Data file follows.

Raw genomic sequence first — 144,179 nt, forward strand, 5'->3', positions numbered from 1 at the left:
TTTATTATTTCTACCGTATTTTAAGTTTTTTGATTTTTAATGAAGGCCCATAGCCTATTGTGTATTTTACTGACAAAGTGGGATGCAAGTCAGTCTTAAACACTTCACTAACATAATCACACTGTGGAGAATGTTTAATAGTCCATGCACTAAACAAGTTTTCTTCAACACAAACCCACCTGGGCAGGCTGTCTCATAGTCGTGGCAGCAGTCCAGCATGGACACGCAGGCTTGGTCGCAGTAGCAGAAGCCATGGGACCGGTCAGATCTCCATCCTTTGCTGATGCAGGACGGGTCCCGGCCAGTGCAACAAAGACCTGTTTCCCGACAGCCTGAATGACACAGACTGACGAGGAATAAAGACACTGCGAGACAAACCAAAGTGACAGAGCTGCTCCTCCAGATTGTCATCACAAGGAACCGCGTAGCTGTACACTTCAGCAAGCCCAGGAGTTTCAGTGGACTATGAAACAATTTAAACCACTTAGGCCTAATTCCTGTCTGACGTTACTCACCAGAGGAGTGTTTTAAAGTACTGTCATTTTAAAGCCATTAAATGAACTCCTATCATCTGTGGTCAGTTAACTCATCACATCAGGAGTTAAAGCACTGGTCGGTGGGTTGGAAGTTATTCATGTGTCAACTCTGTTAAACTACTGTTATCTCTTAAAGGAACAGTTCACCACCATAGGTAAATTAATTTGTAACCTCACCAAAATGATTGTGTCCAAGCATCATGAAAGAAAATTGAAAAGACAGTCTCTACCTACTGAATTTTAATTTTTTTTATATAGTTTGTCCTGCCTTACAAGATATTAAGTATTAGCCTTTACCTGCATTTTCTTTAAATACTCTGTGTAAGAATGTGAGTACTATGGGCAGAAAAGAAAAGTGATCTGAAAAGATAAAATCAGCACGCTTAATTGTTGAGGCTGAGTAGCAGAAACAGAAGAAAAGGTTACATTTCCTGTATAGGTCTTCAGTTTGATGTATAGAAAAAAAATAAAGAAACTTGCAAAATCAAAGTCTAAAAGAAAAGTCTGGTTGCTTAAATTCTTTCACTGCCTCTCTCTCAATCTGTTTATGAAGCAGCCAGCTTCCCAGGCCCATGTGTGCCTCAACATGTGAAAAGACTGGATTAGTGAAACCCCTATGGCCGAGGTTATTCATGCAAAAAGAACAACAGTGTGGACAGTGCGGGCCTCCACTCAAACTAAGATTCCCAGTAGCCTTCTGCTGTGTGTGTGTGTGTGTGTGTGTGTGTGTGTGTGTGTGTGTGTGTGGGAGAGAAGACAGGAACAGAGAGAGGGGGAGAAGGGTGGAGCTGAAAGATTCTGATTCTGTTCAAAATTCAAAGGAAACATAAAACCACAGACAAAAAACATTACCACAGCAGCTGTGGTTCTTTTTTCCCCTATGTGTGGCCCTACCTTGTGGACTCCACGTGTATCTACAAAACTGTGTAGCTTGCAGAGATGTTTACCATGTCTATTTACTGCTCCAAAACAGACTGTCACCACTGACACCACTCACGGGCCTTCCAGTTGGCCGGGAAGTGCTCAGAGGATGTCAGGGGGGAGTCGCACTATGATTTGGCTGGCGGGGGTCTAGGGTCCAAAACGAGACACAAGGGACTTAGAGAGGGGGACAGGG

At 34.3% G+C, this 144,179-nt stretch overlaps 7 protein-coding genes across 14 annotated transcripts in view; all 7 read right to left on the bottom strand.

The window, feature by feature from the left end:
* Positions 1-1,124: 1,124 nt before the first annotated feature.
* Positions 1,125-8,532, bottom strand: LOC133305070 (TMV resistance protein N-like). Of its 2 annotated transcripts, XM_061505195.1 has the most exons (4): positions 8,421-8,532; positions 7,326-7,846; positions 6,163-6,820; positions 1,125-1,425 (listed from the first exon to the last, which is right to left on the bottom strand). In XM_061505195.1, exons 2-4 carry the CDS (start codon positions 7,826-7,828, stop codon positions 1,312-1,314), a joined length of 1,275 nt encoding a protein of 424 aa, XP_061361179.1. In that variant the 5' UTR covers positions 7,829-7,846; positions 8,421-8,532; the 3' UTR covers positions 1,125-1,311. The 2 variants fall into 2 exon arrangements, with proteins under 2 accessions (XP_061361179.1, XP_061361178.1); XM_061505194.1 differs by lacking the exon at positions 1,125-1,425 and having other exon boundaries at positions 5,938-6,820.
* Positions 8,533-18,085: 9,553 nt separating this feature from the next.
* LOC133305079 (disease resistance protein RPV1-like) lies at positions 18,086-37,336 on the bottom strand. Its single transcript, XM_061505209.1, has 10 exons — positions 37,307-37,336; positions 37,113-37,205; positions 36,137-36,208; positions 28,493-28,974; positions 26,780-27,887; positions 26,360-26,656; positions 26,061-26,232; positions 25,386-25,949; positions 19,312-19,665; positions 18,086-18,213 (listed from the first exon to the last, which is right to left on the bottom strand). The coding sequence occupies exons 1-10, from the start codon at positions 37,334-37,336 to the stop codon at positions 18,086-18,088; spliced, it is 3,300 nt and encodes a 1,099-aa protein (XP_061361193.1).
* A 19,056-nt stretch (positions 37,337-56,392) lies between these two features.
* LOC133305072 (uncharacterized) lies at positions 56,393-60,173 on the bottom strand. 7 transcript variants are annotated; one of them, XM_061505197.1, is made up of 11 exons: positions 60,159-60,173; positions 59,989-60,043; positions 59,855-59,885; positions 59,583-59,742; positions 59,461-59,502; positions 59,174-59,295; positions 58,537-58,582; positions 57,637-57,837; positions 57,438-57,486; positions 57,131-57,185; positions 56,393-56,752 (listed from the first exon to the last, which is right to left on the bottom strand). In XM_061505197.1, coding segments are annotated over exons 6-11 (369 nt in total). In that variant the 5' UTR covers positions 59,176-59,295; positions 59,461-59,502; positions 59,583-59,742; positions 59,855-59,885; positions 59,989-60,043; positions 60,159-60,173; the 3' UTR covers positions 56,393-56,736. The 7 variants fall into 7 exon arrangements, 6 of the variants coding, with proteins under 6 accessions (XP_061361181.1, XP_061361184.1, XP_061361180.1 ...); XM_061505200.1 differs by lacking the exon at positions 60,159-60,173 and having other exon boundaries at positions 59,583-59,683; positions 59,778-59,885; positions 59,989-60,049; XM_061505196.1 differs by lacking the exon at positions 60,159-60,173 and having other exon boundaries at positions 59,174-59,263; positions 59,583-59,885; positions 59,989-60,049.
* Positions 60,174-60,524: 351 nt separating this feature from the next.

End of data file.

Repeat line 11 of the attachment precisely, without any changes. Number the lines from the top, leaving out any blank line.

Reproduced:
* Positions 60,174-60,524: 351 nt separating this feature from the next.